[KS] formal question (which version of Chinese characters?)

Marion Eggert marion.eggert at rub.de
Thu May 28 08:35:53 EDT 2015

Dear Frank,

Good that you've found an (at least partial) solution with which you are 
happy, but lest my students - whom I encourage to seek answers to their 
questions on the KS list - confront me one day saying that your solution 
is the standard developed among KS scholars, I'd like to emphasize that 
I would handle this differently, using one writing style for all. (Of 
course, I am talking here of printed matter; I do recognize the problems 
involved in electronic researches.)

There are several points I find problematic. Firstly, I still can't 
subscribe to this argument:

>> traditional, Simplified and Japanese kanji are now - synchronically
> speaking - independent scripts used to represent different languages <<
Which different languages are represented by "traditional" and 
Not to speak of Taiwan, even in mainland China,  "traditional" 
characters can be used and are being used, depending on context, and 
while they may represent something politically and even culturally 
different, they certainly do not represent a different language. There 
have been publications in "traditional Chinese" from mainland China even 
in the 70s!

Secondly, I am not sure why you would insert characters at all if you 
think what they represent is nothing but that word in that language. 
"Denshō" would be completely sufficient to represent the Japanese word 
for "folklore". (And no, homonyms are not a problem. Context does the 
trick.) In my mind, the additional information that you give by 
inserting the Chinese characters is that the same word (or should we say 
"word root" so as to acknowledge the different pronunciations?) that is 
otherwise used for "transmission" or "tradition" (in other East Asian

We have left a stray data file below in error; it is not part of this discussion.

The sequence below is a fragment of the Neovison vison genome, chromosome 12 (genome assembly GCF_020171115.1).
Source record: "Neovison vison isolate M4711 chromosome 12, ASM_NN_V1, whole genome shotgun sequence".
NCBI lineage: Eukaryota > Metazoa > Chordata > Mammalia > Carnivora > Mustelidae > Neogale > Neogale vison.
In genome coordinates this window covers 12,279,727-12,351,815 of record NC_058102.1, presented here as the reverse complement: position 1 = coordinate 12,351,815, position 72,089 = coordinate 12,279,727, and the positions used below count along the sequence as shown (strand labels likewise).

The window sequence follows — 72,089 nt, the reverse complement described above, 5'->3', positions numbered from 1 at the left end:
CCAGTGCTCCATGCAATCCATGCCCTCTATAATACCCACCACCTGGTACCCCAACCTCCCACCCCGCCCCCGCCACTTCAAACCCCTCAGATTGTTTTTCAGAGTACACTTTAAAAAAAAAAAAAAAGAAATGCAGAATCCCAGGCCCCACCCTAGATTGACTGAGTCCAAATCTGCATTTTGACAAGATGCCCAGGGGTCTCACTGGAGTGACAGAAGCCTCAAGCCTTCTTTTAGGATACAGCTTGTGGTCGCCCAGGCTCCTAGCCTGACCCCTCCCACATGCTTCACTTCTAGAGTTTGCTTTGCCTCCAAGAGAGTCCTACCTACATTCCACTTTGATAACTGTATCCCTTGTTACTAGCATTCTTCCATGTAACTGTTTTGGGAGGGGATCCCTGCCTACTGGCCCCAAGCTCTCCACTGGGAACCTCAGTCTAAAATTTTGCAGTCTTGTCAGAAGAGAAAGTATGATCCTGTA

languages, and in Japanese as well) has come to take on the additional 
meaning of "folklore" in Japanese. This information is not lost or 
changed when you use non-Japanese forms of the characters.

Your "gut feeling" about personal names and discussion with Werner about 
Mr Kwôn points to the third problem: When applying your logic (which is 
basically one of doing justice to esthetically produced connotations) to 
romanization, we should romanize the Taibei palace museum as Ku-kung 
po-wu-yüan (or at least should have done so in the past when Taiwan had 
no use for pinyin).

And a final point: The usefulness and resilience of the Chinese script 
lies in its power as a transnational medium of communication. Among 
other things, it has served to re-integrate the divergences in 
signification that always take place when knowledge, language, concepts 
travel, into a realm of shared understanding. I'm pretty sure it will 
survive the nation state.


> To me this is plausible enough in order to now use each local variant
> of characters for terminology and for bibliographic references. What I
> am personally left with is the question about personal names though
> (more so than institutional names). Would it really be the best to,
> using another example, write the simplified version of the family name
> Kwŏn 權, which is 权, when we refer to some Chinese Korean person
> living in Jilin, China (while keeping the pronunciation at Kwŏn rather
> than Quan)? If we 'push' that a little, we then get sentences like: "In
> 1990 Mr. Kwŏn 权 xx visited his his nephew Mr. Kwŏn 權 yy in Seoul."
> Even without such rather seldom cases, my 'gut feeling' tells me we do
> not need that in case of personal names, simply because these are not
> related to cultural semantics. Am I not thinking this through? Any
> comments?
> Best,
> Frank
> --------------------------------------
> Frank Hoffmann
> http://koreanstudies.com

Prof. Dr. Marion Eggert
Ruhr-Universität Bochum
Sprache und Kultur Koreas
GB 1/46
D-44780 Bochum

More information about the Koreanstudies mailing list